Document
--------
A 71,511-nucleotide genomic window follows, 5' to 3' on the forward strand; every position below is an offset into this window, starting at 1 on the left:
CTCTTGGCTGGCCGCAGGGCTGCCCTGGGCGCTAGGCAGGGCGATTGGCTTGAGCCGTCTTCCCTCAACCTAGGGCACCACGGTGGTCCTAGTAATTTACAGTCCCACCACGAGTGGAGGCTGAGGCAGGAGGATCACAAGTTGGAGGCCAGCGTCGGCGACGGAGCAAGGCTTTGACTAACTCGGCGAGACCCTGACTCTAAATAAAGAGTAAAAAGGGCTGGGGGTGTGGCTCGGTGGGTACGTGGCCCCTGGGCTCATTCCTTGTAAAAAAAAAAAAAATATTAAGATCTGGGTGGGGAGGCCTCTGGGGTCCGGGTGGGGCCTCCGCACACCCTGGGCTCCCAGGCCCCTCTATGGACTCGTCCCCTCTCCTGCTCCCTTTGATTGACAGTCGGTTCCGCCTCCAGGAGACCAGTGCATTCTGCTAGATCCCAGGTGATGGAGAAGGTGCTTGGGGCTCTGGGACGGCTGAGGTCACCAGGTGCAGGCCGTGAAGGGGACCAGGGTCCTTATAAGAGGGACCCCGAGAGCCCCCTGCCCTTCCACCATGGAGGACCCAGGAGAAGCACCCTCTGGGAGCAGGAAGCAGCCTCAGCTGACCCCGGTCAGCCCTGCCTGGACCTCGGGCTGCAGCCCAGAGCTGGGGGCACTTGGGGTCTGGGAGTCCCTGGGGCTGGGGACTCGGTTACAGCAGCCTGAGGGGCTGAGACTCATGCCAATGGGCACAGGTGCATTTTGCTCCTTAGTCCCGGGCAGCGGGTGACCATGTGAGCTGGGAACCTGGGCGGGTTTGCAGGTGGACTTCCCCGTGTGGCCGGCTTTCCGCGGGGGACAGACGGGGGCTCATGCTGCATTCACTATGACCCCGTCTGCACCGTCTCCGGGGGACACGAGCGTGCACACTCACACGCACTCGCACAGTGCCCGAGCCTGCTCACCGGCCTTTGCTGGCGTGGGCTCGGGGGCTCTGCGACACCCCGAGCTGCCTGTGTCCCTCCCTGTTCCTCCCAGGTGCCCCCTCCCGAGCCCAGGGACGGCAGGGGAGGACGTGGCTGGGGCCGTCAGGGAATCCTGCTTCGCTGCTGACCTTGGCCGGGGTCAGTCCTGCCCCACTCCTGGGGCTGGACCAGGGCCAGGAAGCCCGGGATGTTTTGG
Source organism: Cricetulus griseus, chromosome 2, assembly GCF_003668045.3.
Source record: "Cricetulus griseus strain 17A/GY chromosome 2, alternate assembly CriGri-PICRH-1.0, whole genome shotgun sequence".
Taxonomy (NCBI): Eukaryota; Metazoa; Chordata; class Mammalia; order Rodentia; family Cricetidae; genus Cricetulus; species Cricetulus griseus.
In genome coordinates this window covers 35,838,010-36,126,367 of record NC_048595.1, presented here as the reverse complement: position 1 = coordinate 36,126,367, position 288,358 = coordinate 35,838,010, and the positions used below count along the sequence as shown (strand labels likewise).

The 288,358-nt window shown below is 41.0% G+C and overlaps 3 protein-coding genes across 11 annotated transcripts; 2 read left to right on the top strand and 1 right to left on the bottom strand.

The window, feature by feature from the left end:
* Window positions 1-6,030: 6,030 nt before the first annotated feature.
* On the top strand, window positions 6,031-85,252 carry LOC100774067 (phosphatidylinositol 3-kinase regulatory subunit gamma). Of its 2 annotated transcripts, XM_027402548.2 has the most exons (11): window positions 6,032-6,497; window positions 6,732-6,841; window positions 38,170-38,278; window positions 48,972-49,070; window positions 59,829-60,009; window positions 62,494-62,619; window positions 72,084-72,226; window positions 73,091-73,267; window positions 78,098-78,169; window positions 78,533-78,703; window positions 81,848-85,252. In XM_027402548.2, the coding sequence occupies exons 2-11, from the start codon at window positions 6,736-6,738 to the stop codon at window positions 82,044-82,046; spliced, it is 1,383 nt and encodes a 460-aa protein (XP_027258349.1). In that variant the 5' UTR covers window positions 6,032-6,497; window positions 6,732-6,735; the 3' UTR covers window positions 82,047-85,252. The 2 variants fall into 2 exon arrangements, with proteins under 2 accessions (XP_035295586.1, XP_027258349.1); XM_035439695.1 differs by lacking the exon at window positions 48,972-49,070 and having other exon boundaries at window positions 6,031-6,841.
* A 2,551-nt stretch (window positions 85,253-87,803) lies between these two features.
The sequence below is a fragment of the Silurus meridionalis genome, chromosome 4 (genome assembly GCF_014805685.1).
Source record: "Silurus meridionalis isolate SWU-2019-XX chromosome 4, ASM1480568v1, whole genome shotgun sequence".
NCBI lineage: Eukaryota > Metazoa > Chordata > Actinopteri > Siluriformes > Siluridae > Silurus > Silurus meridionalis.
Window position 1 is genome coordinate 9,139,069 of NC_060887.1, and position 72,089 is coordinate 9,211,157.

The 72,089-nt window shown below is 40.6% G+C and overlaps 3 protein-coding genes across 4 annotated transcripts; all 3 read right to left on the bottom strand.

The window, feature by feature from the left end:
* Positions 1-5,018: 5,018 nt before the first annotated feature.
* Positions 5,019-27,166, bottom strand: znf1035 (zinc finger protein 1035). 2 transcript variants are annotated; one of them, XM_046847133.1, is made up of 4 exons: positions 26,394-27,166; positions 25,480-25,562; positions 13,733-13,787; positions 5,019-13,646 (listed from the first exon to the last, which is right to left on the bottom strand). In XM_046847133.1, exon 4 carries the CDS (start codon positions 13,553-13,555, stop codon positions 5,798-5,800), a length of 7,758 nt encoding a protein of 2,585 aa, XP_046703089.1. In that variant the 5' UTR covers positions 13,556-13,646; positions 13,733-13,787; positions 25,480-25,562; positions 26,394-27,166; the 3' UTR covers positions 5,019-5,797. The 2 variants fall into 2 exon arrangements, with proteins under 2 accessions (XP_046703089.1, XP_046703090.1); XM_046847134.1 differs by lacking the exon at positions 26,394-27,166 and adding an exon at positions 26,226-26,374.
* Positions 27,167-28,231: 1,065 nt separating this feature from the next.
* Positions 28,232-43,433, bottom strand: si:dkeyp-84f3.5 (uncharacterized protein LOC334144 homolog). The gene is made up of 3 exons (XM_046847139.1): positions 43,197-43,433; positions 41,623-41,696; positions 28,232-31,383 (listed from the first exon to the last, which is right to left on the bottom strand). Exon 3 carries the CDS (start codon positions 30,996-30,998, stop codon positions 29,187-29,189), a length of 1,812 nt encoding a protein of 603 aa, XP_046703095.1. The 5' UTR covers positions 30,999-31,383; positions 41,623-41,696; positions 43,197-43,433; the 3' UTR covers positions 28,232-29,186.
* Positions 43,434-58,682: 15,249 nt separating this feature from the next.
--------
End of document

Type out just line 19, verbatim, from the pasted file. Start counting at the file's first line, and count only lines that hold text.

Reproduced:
* Positions 5,019-27,166, bottom strand: znf1035 (zinc finger protein 1035). 2 transcript variants are annotated; one of them, XM_046847133.1, is made up of 4 exons: positions 26,394-27,166; positions 25,480-25,562; positions 13,733-13,787; positions 5,019-13,646 (listed from the first exon to the last, which is right to left on the bottom strand). In XM_046847133.1, exon 4 carries the CDS (start codon positions 13,553-13,555, stop codon positions 5,798-5,800), a length of 7,758 nt encoding a protein of 2,585 aa, XP_046703089.1. In that variant the 5' UTR covers positions 13,556-13,646; positions 13,733-13,787; positions 25,480-25,562; positions 26,394-27,166; the 3' UTR covers positions 5,019-5,797. The 2 variants fall into 2 exon arrangements, with proteins under 2 accessions (XP_046703089.1, XP_046703090.1); XM_046847134.1 differs by lacking the exon at positions 26,394-27,166 and adding an exon at positions 26,226-26,374.